When Andy Robertson suffered a stroke aged 54, he quit smoking and took up walking in a bid to get his health back on track. Here, he tells VICKY ROBSON how pounding the pavements helped him to turn his life around
AFTER more than a decade spent in desk jobs and stuck in front of a computer with a 20-a-day habit, Andy Robertson’s health was on a slippery slope.
But when he suffered a stroke six years ago, his life took a dramatic turn for the worst when he found himself lacking the confidence to even leave his flat, in Byker, Newcastle.
The experience destroyed his self-esteem and it was several weeks before he finally plucked up the courage to venture beyond the safety net of his home to visit a support group for stroke victims.
“The lady who ran the support group was involved with a walking group and she encouraged me to go along and get involved too,” says Andy, originally from Fife, in Scotland.
“After I had the stroke I had to stop smoking almost straight away, which put a strain on my weight, and I was recommended to do walking to keep me fit and keep my weight down.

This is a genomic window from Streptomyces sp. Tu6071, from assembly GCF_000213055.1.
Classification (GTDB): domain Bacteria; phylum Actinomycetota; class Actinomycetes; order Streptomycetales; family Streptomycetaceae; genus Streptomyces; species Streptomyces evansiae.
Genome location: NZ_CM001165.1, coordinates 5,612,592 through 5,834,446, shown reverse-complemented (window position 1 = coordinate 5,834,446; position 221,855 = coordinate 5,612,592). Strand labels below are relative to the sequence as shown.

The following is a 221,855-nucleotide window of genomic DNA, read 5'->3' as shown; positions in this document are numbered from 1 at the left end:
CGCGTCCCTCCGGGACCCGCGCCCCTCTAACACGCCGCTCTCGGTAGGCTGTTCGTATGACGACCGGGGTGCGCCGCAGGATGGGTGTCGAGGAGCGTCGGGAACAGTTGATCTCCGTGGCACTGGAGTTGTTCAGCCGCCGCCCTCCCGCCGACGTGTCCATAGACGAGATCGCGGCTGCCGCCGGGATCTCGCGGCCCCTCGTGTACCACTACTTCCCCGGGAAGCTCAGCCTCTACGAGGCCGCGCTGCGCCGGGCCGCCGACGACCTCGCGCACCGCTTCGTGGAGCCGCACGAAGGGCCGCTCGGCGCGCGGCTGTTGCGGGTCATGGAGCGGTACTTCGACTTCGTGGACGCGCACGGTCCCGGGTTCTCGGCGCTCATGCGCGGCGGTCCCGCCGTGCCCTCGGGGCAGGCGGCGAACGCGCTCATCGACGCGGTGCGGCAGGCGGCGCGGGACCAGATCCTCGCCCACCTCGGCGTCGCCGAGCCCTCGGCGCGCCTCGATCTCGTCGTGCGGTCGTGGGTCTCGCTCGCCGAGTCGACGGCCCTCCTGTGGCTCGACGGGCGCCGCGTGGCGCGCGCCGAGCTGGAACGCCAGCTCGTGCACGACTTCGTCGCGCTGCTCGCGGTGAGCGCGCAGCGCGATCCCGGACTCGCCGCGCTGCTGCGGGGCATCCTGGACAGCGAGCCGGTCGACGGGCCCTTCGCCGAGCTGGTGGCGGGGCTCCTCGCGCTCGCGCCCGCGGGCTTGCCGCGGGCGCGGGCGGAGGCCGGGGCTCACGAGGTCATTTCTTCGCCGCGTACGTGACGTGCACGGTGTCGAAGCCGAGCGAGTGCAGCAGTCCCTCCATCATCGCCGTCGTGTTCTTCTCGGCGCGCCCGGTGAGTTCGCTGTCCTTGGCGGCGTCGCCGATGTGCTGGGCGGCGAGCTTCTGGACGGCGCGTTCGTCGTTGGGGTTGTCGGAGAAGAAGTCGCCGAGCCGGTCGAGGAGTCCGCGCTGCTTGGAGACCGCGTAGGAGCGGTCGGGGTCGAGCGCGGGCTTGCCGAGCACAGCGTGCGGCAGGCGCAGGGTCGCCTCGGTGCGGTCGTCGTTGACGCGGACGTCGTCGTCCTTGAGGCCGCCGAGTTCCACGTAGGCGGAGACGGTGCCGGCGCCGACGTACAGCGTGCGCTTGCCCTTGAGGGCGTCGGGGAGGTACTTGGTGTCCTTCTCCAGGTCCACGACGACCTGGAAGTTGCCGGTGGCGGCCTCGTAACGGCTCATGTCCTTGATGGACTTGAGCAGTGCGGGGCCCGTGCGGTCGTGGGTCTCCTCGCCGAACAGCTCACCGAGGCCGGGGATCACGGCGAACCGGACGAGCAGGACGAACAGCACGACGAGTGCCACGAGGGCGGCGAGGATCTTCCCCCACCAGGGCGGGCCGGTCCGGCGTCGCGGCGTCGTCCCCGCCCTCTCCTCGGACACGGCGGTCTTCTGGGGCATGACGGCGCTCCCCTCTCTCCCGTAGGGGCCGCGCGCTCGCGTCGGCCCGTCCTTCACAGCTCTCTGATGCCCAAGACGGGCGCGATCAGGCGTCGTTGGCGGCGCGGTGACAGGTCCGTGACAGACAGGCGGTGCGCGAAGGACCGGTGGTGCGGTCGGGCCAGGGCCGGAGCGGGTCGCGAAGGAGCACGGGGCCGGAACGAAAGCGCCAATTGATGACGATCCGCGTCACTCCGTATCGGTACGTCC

“Health wise, it’s very good for me. It keeps my weight at a manageable level and keeps me mentally in tune too, because after I had a stroke I was reluctant to speak to anyone.
“It was several weeks before I got my confidence back to even go out of the house. I didn’t lack confidence before it happened, but the stroke knocked it all out of me,” he adds.
The 60-year-old had just started his own business as a typesetter when he began to feel unwell in 2004. He felt some numbness down his right arm, but thought it was just a trapped nerve.
He also became severely tired and thinking he had the flu, tried to sleep it off.
It was weeks later when he eventually went to see his GP. He was immediately referred to a specialist who diagnosed him as having had a stroke.
Andy, who is currently unemployed, said: “Probably in retrospect there were warning signs, but I didn’t even know I was having a stroke at the time. I didn’t know what was wrong.”
After visiting the support group, Andy started taking part in organised walks and enjoyed it so much he set up his own group in North Tyneside, under the national Walking for Health initiative.